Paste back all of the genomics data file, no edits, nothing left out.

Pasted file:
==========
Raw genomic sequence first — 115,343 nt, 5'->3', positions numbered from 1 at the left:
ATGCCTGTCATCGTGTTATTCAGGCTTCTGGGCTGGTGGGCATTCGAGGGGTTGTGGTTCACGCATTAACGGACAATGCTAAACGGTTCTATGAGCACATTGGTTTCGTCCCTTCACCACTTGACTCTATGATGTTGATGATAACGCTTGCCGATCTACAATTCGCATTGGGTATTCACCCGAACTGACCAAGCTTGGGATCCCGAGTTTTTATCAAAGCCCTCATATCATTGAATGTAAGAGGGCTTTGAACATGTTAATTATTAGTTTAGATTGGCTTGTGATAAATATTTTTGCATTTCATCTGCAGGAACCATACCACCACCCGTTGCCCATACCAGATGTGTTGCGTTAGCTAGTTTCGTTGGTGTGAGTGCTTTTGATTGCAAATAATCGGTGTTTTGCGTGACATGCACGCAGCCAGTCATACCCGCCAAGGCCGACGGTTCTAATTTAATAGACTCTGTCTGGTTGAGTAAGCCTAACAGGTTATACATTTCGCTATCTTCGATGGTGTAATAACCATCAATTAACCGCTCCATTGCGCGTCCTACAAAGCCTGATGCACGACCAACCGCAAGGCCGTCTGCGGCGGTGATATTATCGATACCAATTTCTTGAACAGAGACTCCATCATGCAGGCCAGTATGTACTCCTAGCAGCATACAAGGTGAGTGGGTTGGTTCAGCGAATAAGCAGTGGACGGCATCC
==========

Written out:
Raw genomic sequence first — 115,343 nt, 5'->3', positions numbered from 1 at the left:
ATGCCTGTCATCGTGTTATTCAGGCTTCTGGGCTGGTGGGCATTCGAGGGGTTGTGGTTCACGCATTAACGGACAATGCTAAACGGTTCTATGAGCACATTGGTTTCGTCCCTTCACCACTTGACTCTATGATGTTGATGATAACGCTTGCCGATCTACAATTCGCATTGGGTATTCACCCGAACTGACCAAGCTTGGGATCCCGAGTTTTTATCAAAGCCCTCATATCATTGAATGTAAGAGGGCTTTGAACATGTTAATTATTAGTTTAGATTGGCTTGTGATAAATATTTTTGCATTTCATCTGCAGGAACCATACCACCACCCGTTGCCCATACCAGATGTGTTGCGTTAGCTAGTTTCGTTGGTGTGAGTGCTTTTGATTGCAAATAATCGGTGTTTTGCGTGACATGCACGCAGCCAGTCATACCCGCCAAGGCCGACGGTTCTAATTTAATAGACTCTGTCTGGTTGAGTAAGCCTAACAGGTTATACATTTCGCTATCTTCGATGGTGTAATAACCATCAATTAACCGCTCCATTGCGCGTCCTACAAAGCCTGATGCACGACCAACCGCAAGGCCGTCTGCGGCGGTGATATTATCGATACCAATTTCTTGAACAGAGACTCCATCATGCAGGCCAGTATGTACTCCTAGCAGCATACAAGGTGAGTGGGTTGGTTCAGCGAATAAGCAGTGGACGGCATCC